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2022 Annual Report

Executive Summary

The participation was vital and strategic, considering that Africa remains the epicenter of HIV and malaria epidemics and is home to more than half of the 30 high TB burden countries worldwide. With support from the African Constituency Bureau (ACB), the East and Southern Africa (ESA) and the West and Central Africa (WCA) constituencies supported governance decisions that include Sources and Uses of Funds, the Global Fund 2023 work plan, Extension of the utilization of the COVID-19 Response Mechanism (C19RM) funds to end 2025, Extension of for non-Global Fund resources, Monitoring and Evaluation Framework, and the Multi-year evaluation calendar. Africa’s participation culminated in developing and submitting 12 constituency statements to the Global Fund governance bodies.

The ACB continued implementing its project amid several moving pieces within the Global Fund ecosystem. With the adoption of the 2023-2028 Strategy, there needed to be revisions and alignments of systems to enhance coordination in preparation for the rollout of the new strategy. In line with the many documents received from the Secretariat, the ACB provided support to ESA and WCA leaderships on decisions points that include revisions to the Terms of Reference for the Technical Review Panel, the change from a 2- to a 3-year tenure for Board and Committee Operating Procedures, the Governance Performance Assessment Framework, and the changes to the honorarium framework—the period of all these high-level reviews also coincided with ACB organizing ESA and WCA countries to participate in the nomination and selection of the next cohort of Global Fund board chair and vice chair positions.
Global Fund grants in several WCA countries continue to be implemented under challenging environments characterized by political instability, security tensions, and displacements. These all call for inter-country collaboration to ensure the continuity of HIV, TB, and malaria (HTM) services among migrant populations. Long-running conflicts have spillover effects on millions of people in the affected region, with children, girls, and women bearing the most consequences. Internal disputes and displacements affect grant absorption, including the supply chain, finding of TB missing cases, distribution of mosquito nets, and the provision of diagnostics services. To this end, ACB and its partner, AIDSPAN, arranged a cluster-based learning network (CBLN) in Lomé, Togo, to tackle information asymmetry in challenging operating environments (COE). A Lomé ‘declaration’ was produced and shared with the participants and the Global Fund. Five strategic priorities for WCA identified from the meeting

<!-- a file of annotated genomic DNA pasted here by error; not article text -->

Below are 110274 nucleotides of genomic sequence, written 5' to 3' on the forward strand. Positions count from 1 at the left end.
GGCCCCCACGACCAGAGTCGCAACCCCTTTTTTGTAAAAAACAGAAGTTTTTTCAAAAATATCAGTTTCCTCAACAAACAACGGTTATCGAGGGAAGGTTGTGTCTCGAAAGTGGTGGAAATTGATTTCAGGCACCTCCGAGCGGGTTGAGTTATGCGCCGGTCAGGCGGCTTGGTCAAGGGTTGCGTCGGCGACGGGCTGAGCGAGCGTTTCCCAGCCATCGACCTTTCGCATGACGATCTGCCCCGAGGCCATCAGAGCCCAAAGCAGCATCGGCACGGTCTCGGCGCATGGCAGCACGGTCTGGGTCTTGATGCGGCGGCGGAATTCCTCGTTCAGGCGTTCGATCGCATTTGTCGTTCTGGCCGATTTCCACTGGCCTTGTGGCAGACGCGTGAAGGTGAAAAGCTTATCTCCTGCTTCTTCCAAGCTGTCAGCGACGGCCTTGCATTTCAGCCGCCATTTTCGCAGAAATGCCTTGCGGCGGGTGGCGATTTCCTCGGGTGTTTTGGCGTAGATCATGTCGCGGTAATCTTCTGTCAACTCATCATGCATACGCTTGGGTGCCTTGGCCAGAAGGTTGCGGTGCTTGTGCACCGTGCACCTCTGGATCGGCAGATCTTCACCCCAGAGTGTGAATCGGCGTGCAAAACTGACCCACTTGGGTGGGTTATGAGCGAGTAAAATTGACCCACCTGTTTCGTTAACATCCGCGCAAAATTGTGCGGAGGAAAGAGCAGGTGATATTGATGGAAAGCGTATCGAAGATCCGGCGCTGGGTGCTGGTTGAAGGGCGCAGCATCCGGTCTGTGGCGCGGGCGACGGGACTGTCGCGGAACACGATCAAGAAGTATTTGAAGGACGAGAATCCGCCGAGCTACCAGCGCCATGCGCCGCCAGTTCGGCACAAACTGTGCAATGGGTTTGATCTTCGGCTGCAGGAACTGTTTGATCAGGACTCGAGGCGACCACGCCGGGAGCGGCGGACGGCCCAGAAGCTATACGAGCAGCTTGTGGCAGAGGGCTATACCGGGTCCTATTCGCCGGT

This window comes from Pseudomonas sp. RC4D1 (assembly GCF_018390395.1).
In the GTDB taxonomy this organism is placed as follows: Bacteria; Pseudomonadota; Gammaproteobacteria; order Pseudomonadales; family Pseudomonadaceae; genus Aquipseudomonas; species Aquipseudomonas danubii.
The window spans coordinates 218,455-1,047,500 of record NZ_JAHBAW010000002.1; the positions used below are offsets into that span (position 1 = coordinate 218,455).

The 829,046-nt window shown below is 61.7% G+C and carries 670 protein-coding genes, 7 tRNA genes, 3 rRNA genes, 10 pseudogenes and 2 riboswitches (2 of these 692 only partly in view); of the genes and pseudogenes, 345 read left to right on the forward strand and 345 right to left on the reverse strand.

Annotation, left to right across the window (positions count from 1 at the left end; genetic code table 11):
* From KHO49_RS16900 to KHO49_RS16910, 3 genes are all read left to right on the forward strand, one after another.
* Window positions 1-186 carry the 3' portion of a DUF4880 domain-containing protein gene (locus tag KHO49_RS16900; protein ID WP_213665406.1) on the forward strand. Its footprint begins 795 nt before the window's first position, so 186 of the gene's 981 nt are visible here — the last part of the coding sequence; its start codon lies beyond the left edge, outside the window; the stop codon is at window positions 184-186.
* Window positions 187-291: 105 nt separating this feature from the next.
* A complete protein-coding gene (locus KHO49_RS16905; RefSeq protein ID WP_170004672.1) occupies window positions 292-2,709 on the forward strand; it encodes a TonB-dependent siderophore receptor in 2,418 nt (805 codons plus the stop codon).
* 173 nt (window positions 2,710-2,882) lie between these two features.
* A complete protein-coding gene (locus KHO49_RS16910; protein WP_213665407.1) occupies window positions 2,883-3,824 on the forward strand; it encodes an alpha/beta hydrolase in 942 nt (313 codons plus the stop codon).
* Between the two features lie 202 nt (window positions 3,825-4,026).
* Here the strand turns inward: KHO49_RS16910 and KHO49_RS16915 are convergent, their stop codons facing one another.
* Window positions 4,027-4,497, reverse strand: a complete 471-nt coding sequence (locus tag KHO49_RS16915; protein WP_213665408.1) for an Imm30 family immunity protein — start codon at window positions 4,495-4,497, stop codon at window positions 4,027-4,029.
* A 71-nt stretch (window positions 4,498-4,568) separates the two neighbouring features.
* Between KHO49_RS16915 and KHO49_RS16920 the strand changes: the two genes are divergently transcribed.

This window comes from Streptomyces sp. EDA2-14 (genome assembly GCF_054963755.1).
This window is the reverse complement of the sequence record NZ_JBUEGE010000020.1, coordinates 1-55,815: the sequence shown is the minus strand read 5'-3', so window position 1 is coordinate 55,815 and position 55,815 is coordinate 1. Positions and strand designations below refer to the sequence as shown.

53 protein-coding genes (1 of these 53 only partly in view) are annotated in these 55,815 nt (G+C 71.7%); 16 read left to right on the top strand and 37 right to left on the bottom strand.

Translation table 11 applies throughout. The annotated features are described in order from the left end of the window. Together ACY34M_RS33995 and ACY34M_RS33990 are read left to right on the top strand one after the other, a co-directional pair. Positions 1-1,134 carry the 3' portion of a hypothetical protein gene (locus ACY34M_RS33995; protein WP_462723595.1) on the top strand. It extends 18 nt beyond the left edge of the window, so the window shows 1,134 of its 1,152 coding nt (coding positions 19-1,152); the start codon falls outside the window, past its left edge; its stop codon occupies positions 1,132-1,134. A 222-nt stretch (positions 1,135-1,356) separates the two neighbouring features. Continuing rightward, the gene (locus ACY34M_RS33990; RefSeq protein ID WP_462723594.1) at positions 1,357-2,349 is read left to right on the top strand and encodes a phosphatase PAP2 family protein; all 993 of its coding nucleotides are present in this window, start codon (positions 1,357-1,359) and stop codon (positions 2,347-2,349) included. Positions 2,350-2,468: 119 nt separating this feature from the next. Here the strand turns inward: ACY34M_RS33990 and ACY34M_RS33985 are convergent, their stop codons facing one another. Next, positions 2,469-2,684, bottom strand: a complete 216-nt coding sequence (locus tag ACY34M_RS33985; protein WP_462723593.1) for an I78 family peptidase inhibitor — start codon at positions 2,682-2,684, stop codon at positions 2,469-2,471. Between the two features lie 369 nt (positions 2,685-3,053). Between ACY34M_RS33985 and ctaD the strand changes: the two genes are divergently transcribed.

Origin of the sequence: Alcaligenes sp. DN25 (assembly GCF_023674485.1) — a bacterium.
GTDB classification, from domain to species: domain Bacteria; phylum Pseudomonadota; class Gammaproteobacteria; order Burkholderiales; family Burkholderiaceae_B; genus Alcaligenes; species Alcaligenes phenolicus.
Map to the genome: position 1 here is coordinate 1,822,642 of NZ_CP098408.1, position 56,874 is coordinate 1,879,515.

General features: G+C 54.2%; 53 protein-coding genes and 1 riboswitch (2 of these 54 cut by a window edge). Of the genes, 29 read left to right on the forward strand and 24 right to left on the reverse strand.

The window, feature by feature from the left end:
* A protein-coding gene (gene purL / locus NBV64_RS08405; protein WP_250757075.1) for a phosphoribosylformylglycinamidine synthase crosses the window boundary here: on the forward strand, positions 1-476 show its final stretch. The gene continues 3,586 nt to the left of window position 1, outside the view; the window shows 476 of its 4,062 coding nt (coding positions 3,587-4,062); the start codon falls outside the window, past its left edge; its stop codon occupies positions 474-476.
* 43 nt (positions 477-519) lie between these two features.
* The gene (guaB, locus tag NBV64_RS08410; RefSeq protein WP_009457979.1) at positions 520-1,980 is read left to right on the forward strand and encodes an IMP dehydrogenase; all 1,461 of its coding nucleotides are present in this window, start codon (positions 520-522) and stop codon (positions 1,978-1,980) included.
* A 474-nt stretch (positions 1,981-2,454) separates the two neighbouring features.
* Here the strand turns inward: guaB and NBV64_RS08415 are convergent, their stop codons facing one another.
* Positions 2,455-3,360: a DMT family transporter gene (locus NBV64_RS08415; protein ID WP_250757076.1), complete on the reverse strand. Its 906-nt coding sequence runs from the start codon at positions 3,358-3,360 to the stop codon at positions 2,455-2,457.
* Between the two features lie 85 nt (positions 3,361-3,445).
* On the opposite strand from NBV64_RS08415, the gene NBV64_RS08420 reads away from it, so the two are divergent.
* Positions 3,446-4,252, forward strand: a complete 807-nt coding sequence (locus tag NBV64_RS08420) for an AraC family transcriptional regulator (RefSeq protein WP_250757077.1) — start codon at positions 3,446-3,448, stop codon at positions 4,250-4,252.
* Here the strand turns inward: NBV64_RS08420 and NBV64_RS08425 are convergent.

were capacity building, COE, alleviation of financial procedures and exit from ASP, risk management, and co-financing.

Given the impact of COVID-19 on HTM services, ACB supported ESA and WCA committee and board leadership to push for local manufacturing as a risk mitigation measure and ensure affordable commodities are manufactured closer to the consumers. Experiences learned at the height of the pandemic showed that many African countries struggled to access lifesaving medicines and other consumables. Africa, therefore, needs to move towards self-dependence in the manufacturing, supply, and distribution of these esential commodities so that at the climax of any pandemic, commodities reach out to communities at the right time and with good quality.

Organizational risk registers are essential for countries to determine areas requiring attention. However, after the Lomé meeting, few countries/principal recipients (PRs) were aware of their risk profiles. The organizational risk register for Quarter 2 of 2022 showed mixed residual risks and their directions of travel, with some risks either being high, steady, or declining. Through the ACB-organised CBLN, the Global Fund country teams were requested to ensure risk matrices were shared timely and systematically without having to be requested.
Meaningful and collaborative partnerships are essential in the fight against the three diseases. Thus, during the year, ACB jointly organized separate regional meetings with UNAIDS, the Stop TB Partnership, and the African Union (AU). ACB also participated in three regional conferences organized by Roll Back Malaria. These meetings touched on better ways to accelerate progress in the fight against HTM and to sensitize countries in their Grant Cycle 7 (GC7) application.

In Lomé, Togo, the ACB held a meeting with representatives of the ministries of health on the margins of the 72nd WHO Regional Africa Ministerial meeting. This side event culminated in advocacy for African countries to increase their pledges at the 7th replenishment conference and to work towards raising health resources domestically.
During the year, BMGF and L’Initiative conducted two independent evaluations to assess the capacity of ACB to discharge its mandate. The findings from both evaluations pointed towards some areas for improvement. In the coming year, ACB will develop a work plan to address the critical areas identified for optimal representation of the two constituencies.

The ACB work remains a journey whose accomplishment is possible through the commitment and effective representation by committee and board members in Global Fund governance platforms. These accomplishments result from long conversations, passion, impassive explanations in committee or board meetings, consensual approval, and resounding no or abstention votes.

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